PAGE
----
How We Organize Ourselves for Planning and Implementation

Striving for Zero Collaborative Meeting #4 (January 19, 2022)

Suicide is a complex problem that requires ongoing solutions implemented by many sectors of society. No single agency or sector can solve it alone, but a diverse coalition that is truly representative of the community can ensure that this important issue gets the attention it deserves and can provide ongoing advice and support to existing efforts by local agencies. A suicide prevention coalition can inform a strategic plan, take essential steps to implement the strategy, and monitor progress toward measurable outcomes. This meeting provided an overview of fundamental steps involved in establishing or maintaining a coalition, including: 1) Establishing a purpose, 2) Recruiting the right people, 3) Developing a successful structure, and 4) Maintaining engagement. Several guest speakers shared examples of local suicide prevention coalitions: Fresno County, Los Angeles County, Riverside County, San Mateo County, Tulare County, and Ventura County.  In addition, a model for a broad-based community coalition was shared and can be viewed in this video:

Striving for Zero Collaborative Meeting #5 (June 15, 2022)

Our Striving for Zero Collaborative meeting continued our discussion around providing follow-up supports and care after a suicide attempt with a focus on crisis response and the role of health care settings. In addition, we discussed available resources to support the strategic and purposeful roll-out of 988 in California communities and learned about the Find Your Anchor program. Vic Ojakian shared about the development, implementation and evaluation of Santa Clara’s Strategic Plan for Suicide Prevention.

Striving for Zero Collaborative Meeting (June 7, 2023)

This Striving for Zero Collaborative meeting provided guidelines and examples for public facing community reports, including considerations for messaging, format, audience, data sources and data presentation. Various county teams shared activities that took place during Mental Health Matters Month and/or events and activities planned for Suicide Prevention Week/Month. A discussion focused around how these events and activities advance goals and objectives in local strategic plans for suicide prevention, how outcomes are measures, and what types of activities show the best outcomes in relation to the staff and financial investment that is needed to implement them. In addition, the meeting highlighted strategic planning efforts from Glenn County and Humboldt County.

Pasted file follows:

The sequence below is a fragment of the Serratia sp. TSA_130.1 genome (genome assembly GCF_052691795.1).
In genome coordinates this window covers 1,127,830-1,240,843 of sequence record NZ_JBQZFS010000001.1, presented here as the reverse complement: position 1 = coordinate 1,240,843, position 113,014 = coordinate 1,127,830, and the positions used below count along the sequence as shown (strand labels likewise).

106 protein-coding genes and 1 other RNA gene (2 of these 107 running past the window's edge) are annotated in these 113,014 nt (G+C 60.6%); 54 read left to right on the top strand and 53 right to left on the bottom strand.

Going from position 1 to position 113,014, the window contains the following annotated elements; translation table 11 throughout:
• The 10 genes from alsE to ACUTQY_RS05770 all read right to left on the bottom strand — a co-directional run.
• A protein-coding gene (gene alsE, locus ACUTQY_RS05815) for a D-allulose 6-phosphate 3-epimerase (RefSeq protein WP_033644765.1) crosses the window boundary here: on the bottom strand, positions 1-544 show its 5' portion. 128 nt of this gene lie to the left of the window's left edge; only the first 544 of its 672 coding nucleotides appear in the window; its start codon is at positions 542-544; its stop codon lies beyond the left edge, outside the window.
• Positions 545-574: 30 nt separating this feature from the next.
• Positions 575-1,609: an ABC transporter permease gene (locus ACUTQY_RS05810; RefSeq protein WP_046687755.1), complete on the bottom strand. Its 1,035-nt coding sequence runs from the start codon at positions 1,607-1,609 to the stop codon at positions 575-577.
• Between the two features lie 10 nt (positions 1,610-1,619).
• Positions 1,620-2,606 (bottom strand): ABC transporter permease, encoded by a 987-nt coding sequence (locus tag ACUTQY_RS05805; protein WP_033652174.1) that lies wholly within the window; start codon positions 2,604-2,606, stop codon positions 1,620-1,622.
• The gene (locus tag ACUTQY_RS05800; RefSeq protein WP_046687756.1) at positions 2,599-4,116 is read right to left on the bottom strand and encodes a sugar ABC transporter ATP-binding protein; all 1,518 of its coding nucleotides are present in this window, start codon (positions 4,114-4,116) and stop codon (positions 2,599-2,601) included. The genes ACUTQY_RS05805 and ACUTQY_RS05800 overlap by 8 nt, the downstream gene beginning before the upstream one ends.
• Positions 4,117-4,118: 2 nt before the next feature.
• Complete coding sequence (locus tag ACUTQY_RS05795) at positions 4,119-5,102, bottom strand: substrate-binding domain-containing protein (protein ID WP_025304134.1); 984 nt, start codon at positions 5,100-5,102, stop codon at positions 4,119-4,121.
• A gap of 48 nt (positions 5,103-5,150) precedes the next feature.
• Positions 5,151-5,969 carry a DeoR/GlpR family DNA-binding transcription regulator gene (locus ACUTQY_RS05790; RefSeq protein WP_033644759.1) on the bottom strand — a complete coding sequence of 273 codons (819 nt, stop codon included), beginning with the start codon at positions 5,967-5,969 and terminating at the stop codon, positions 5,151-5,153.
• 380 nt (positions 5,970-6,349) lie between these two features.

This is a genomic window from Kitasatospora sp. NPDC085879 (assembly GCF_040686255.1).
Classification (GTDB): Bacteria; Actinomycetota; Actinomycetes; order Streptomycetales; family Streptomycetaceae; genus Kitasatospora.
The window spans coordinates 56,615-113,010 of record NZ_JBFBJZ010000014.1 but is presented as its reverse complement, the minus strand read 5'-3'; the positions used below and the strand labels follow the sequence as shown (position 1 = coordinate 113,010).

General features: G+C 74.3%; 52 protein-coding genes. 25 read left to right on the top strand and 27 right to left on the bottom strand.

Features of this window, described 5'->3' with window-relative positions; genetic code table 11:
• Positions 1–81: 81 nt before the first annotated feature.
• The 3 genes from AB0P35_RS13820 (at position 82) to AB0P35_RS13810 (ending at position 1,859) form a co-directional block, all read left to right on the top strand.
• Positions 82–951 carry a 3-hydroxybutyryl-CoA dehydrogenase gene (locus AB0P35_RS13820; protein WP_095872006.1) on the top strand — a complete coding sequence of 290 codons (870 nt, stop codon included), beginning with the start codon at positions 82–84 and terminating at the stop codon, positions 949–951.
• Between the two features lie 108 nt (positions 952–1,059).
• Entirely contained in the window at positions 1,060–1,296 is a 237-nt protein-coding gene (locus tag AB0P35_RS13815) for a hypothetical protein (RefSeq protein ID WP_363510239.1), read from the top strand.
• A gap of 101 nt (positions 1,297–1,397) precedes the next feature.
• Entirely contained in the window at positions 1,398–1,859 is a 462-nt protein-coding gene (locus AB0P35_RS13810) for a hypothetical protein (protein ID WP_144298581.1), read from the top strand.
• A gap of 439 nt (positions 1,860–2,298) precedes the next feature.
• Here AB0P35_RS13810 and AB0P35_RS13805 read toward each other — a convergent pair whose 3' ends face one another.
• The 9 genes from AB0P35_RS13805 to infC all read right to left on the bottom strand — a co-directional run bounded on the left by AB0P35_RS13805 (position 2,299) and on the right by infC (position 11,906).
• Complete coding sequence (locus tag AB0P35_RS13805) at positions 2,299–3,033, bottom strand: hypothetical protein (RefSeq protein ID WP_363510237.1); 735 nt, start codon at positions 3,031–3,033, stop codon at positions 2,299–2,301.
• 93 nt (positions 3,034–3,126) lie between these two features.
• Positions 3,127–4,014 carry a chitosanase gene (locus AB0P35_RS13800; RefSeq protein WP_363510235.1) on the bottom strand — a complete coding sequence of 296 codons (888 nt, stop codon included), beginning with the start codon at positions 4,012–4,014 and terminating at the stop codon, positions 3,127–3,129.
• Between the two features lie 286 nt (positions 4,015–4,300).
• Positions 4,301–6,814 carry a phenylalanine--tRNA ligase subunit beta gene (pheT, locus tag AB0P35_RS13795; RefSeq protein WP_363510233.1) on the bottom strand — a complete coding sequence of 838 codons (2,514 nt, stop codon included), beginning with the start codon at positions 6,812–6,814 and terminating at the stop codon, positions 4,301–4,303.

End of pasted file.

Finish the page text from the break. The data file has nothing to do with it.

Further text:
Striving for Zero Collaborative Meeting: Engaging and Sustaining Coalitions (October 11, 2023)

During this module practical strategies and examples for engaging and sustaining coalitions were shared. Topics included options for coalition structure (e.g. formal, informal, or joining another coalition) and ways to engage coalition members and increase their participation and ownership of coalition activities. Several counties presented examples, including Amador, Glenn, Lake, Monterey, Napa, Orange, Riverside, Santa Cruz, and Tulare. Tips for coalition maintenance and further ideas to promote sustainability were also shared. The Module closed with a brief overview of coalition resources and upcoming modules and meetings.

Strategies for Populations at Disproportionate Risk for Suicide

Striving for Zero Learning Collaborative Online Module #6: Older Adults (August 31, 2022)

This module began with an update on the 988 Suicide & Crisis Line from Shari Sinwelski from Didi Hirsch Mental Health Services. The Module then explored strategies to focus suicide prevention efforts based on risk, specifically older people. Data on older adult suicide was presented by Jonah Cox and Zoilyn Gomez from the Office of Suicide Prevention at the California Department of Public Health. The TA Team reviewed key risk and protective factors for late life suicide and provided an overview of focused strategies for older adult suicide prevention. Tanya Bautista and Taishawna Alexander from the California Department of Aging shared programs and resources to support local planning and partnerships, and Mia Grigg described the Friendship Line’s services and supports. We then heard from two counties that have implemented successful strategies for enhancing protective factors and identifying suicide risk and depression for older people. Travis Lyon shared information about the county’s innovative elder outreach program, and Noah Whitaker described Tulare County’s Older Adult Hopelessness Screening Program and their Area Agency on Agency partnership to address the digital divide. The Module closed with a brief overview of the Know the Signs Suicide Prevention Week Activation Kit, which includes specific resources to support upstream suicide prevention for older people.